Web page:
Date of Award
Doctor of Philosophy (PhD)
Professor R.J. Racine
Repeated electrical stimulations of the brain via a chronically implanted electrode induce gradually stronger epileptiform responses until the animals show fully developed bilateral clonic convulsions. This experimental epilepsy model is called kindling. Most of the experiments done on this phenomenon have compared kindled to non-kindled animals. Consequently, the changes observed are often secondary, rather than primary, to the developing epileptogenesis.
As an alternative approach, two strains of rats were outbred from a common parent generation on the basis of amygdala kindling rates (the number of evoked epileptiform discharges (ADs) required to reach the fully developed seizure stage). After 5 generations, we succeeded in producing two groups of rats that demonstrated no overlap in amygdala kindling rates. Kindling-prone or FAST rats required 11.0 ADs, whereas kindling-resistant or SLOW rats required 42.1 AD. to develop fully generalized seizures.
We have used electrophysiological and pharmacological tests in an attempt to determine the mechanisms underlying the differences in epileptogenesis in these two strains.
The electrophysiological experiments were designed to test the hypothesis that FAST rats have either a greater plasticity in excitatory neural systems, or a faster rate of alteration in those systems. Both short-term and long-term potentiation effects were examined in 2 different forebrain pathways. The results did not support the hypothesis. Rather, the results indicated that FAST rats may have lower levels of inhibition, as reflected in measures of paired-pulse depression.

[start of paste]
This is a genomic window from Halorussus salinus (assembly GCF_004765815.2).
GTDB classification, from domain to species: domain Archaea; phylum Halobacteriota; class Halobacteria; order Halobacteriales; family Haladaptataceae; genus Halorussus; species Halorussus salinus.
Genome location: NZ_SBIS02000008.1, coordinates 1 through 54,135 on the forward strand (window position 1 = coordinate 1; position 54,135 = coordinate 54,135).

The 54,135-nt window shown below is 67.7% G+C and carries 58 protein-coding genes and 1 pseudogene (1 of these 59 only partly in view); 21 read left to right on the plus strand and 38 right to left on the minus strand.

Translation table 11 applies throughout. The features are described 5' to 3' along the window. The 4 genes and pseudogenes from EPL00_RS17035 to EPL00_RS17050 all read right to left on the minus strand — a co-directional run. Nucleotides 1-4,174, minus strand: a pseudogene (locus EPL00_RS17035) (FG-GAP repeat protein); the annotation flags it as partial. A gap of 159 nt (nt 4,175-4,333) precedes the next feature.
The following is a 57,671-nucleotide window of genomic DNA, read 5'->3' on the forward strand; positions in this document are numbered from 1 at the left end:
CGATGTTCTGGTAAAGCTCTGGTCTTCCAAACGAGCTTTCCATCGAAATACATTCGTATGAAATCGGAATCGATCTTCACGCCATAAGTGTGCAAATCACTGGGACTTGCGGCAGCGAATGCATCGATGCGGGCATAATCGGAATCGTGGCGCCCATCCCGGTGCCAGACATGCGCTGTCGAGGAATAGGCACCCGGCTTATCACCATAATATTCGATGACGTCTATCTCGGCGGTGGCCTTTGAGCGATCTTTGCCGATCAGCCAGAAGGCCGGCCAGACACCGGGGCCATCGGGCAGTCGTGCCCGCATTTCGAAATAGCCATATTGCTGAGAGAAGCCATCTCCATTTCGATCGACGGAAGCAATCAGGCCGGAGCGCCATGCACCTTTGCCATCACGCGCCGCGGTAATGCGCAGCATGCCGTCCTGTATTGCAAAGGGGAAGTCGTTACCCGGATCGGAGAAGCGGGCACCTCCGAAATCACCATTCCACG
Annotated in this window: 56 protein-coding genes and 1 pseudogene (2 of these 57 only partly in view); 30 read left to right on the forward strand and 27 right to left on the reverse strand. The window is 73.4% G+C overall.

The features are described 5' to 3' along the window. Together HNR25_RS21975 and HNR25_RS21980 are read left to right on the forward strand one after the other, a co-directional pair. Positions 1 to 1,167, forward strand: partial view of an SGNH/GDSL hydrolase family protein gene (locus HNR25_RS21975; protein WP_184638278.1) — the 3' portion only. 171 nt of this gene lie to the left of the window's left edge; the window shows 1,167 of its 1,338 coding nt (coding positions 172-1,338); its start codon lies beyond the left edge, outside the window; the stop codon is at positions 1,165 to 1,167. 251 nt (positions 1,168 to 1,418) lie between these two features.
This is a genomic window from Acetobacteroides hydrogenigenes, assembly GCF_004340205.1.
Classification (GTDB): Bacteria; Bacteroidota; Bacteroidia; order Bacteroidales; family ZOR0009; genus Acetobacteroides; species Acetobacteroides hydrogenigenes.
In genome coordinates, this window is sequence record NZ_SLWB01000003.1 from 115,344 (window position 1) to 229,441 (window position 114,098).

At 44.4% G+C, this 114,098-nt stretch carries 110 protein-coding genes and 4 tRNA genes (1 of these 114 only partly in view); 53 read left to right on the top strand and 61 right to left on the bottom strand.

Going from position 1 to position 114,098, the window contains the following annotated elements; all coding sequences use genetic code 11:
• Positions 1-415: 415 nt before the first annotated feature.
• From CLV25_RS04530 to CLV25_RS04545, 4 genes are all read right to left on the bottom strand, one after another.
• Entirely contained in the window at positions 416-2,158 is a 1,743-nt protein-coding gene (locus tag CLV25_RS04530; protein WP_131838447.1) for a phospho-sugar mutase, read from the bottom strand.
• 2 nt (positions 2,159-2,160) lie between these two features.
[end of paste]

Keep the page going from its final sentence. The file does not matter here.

Pharmacological experiments were performed in order to challenge specific inhibitory neurotransmitter systems. The results indicated that FAST rats had significantly lower thresholds for convulsants that are known to interfere with GABA-related inhibitory mechanisms. A preliminary study of GABA receptors, however, showed that [³H]-Muscimol binding did not differ between the strains.
It was argued that FAST rats may be deficient, relative to SLOW rats, in levels of inhibition mediated by other than GABA neurotransmitter systems, or that they may differ in membrane mechanisms that mediate late after hyperpolarizations.
Steingart, Madoka Oshima, "The Selective Breeding of Seizure-Prone vs. Seizure-Resistant Rats Based on Amydaloid Kindling: Behavioral, Electrophysiological and Pharmacological Measures" (1983). Open Access Dissertations and Theses. Paper 1325.